#MeToo: How gaslighting is used to fool victims

During the ongoing #MeToo saga, a phenomenon termed ‘gaslighting’ has come into emergence.
#MeToo: How gaslighting is used to fool victims

During the ongoing #MeToo saga, a phenomenon termed ‘gaslighting’ has come into emergence. According to the Oxford English dictionary, gaslighting is “a phenomenon of manipulating someone (or in these cases victims) by psychological means to doubt their own truth and sanity.” The dictionary meaning may sound simple but this is a psychiatric phenomenon with seriously damaging consequences on the victim side.

The Phenomenon

In a patriarchal society like India, it is often in sexual harassment cases that the victim is made to believe that his/her fighting back wouldn’t make any difference. At times it is also seen that the perpetrators try to convince the victims that they were part of the crime. Dr Anuja Trehan Kapur is a practicing criminal psychologist who has shared her theories on Delhi gang-rape case, Indrani Mukherjee case, Aarushi murder case and several others.

Explaining this phenomenon she said, “Gaslighting is making the victim believe that he/she was also a part of the sexual harassment. In many cases, the perpetrators try explaining, “Don’t play a victim game now when you were also enjoying it.” At times even the victims are brainwashed by their close friends and relatives for not escalating the matter. As a result, the victim starts to doubt themselves and the decisions they took at that moment. This leads to victim going into depression and mental trauma.”

Historical instances

Gaslighting practically makes a person mentally handicapped thus lowering their self-esteem and making them feel ashamed of what they weren’t even part of. But the phenomenon is not restricted to harassment cases. It can happen even in a relationship. In fact, the term 'Gas Light' has its origins from a 1938 drama which goes by the same name.  In the play the man makes his wife believe that she is insane so that he can steal her jewels.

In 2012, CNN reported on the mass dismissal of women from US armed forces on the basis of being diagnosed by personality disorder. The report points out that every woman who was being dismissed on the grounds of being ‘unfit’ for the services had complained against the sexual assault, harassment or rape. The army women when complained about sexual misconduct, they were told to shut up. When they refused to, the best US army could do was to dismiss them after psychiatric diagnosis and discharge. In short, they were deemed as ‘crazy’.

What doesn’t constitute gaslighting

Now there are certain rare circumstances where a fact has many sides – commonly known as the grey area. It is quite possible in the present world that there arise a set of questions against a certain allegation. And even though we most of us believe a victim, journalists, lawyers, and investigators tend to question them for getting clarity on the case. However, these do not constitute gaslighting.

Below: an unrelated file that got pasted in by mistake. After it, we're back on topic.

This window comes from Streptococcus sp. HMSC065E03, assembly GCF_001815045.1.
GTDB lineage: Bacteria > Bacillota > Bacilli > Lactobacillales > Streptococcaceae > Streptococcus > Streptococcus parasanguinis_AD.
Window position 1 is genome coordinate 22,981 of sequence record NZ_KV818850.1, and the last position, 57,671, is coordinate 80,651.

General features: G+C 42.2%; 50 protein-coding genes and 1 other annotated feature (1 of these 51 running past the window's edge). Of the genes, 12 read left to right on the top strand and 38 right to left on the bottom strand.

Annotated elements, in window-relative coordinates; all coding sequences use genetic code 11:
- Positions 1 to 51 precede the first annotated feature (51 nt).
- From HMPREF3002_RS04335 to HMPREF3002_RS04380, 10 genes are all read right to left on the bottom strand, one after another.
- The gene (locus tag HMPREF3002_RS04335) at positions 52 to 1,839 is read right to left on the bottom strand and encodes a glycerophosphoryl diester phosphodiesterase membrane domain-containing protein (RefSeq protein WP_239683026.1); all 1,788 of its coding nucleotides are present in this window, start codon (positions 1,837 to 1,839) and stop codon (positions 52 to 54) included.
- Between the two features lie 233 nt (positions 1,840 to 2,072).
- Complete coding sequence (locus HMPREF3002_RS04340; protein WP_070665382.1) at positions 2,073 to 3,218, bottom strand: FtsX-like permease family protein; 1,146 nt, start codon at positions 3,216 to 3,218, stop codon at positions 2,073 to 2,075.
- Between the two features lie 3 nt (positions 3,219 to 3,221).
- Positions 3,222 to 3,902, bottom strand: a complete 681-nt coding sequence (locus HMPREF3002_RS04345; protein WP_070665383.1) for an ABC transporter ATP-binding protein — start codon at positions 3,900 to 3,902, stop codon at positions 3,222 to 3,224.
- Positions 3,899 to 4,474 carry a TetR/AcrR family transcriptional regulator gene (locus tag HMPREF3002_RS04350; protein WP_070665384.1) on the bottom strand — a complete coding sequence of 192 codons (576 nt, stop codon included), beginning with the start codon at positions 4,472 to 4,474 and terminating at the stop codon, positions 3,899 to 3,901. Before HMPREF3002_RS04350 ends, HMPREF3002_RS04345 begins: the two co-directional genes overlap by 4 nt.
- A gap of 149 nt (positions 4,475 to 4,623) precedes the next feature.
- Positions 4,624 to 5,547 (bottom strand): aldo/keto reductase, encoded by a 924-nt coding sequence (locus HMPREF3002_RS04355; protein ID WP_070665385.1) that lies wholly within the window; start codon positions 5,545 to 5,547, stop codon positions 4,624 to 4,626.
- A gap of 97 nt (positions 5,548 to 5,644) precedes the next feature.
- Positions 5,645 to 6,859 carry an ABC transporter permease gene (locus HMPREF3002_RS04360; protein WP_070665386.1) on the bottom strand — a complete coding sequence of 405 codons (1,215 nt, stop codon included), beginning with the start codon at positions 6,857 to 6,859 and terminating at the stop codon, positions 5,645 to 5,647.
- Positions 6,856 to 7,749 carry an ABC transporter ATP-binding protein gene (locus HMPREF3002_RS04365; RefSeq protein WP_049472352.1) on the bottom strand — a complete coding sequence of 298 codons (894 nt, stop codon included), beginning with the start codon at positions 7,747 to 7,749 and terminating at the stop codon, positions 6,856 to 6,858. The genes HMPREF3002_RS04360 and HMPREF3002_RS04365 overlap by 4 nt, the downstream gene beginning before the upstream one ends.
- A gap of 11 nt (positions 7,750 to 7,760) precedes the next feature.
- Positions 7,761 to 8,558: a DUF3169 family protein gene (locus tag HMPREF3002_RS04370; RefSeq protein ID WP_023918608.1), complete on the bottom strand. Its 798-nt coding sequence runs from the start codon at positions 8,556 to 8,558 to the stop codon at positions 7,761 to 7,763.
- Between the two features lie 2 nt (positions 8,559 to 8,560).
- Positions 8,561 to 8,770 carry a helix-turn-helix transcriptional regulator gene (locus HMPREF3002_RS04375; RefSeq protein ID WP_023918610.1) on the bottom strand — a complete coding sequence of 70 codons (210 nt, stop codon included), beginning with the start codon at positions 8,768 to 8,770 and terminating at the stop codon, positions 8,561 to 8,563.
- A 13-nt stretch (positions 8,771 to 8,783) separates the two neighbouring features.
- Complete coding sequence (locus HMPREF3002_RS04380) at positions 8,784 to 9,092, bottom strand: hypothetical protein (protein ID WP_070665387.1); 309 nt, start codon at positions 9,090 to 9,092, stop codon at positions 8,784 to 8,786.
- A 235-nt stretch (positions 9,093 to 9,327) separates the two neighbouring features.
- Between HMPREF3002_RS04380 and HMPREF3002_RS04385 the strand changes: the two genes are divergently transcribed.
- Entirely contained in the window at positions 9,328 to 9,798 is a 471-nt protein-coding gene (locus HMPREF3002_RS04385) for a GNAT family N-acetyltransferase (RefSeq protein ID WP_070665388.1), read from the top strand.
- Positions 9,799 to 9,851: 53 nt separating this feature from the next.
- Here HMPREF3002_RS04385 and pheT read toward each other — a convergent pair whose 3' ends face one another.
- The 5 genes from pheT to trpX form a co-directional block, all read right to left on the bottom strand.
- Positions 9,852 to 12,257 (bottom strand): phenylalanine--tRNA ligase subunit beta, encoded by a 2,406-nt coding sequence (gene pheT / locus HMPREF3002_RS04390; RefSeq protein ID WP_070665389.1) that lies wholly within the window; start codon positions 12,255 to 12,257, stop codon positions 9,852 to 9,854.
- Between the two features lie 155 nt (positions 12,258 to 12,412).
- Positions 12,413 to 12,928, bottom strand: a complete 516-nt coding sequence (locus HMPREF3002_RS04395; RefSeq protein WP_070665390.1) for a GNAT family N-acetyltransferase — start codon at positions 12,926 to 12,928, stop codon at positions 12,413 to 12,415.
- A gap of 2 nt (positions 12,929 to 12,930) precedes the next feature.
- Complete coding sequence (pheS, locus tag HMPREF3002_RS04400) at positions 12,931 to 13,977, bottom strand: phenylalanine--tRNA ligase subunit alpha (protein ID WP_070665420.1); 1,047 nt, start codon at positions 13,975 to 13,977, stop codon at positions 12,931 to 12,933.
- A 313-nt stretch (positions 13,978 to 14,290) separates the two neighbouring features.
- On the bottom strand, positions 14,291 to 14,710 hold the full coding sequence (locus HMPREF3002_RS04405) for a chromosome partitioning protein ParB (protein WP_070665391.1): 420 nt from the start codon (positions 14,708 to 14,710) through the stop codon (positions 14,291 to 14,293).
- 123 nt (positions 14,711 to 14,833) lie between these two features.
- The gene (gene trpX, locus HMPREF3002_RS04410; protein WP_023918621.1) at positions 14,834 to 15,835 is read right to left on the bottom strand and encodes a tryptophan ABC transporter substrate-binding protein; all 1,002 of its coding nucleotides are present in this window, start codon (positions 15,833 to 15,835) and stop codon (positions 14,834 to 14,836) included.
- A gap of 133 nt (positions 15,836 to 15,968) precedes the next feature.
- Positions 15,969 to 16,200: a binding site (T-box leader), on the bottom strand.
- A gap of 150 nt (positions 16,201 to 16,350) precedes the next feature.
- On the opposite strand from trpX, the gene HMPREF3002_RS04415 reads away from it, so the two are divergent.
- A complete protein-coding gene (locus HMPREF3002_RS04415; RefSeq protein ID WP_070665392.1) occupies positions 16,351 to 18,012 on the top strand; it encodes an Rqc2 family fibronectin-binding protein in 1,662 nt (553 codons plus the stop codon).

So how should we deal with the grey area mentioned above? “It is overwhelming that so many women are speaking up. We should listen to them and let the law take its course. Neither can we say the accusations are false nor can we label the accused as predators,” opined Dr Kapur.

Ill-effects of gaslighting

In many cases, it is seen that victims of gaslighting often doubt themselves and start to adjust with the fact. They tend to believe that everything is normal until they compare their instances with others. Once the blindfold opens, the victims feel devastated and tortured, and at times even drive towards harming themselves.

In some of the #MeToo cases, the accused have apologised on social media following the allegations. According to Dr Kapur, the apologies are also a way of gaslighting the victims who might want to take a legal action. In some cases it works, while it doesn’t in others. But what happens if the accused comes back after several years and throws sugar-coated words of apology at the victim?

“The accused at times provide a diplomatic apology which builds a mental and psychological pressure on the victims. They also try to convince the victims not to take any legal action as it would lead to their naming and shaming. For the harassed who constantly doubted themselves and in a way waiting for an apology, the perpetrators’ words complete the circle. Many go into depression and some even commit suicide” said Dr Kapur.

Overcoming and precautions

Courage is not just a word but a weapon which led actor Tanushree to start the #MeToo fire. Believing in oneself and staying firm for themselves is the best weapon against gaslighting. Preventing oneself from gaslighting not just prevents the harassed from undergoing any further trauma but also empowers a woman. That’s why a constant demand of women to be heard is being raised from across the country irrespective of their professions.

Secondly, if the assaulted finds himself/herself gaslighted, he/she must realise that it is not the end of the world. Medical counselors should be contacted for any help. Mental health experts and psychologists’ advice should also be sought. One can come out of gaslighting with adequate medical treatment, and support from relatives and close friends.

Related Stories

No stories found.

The New Indian Express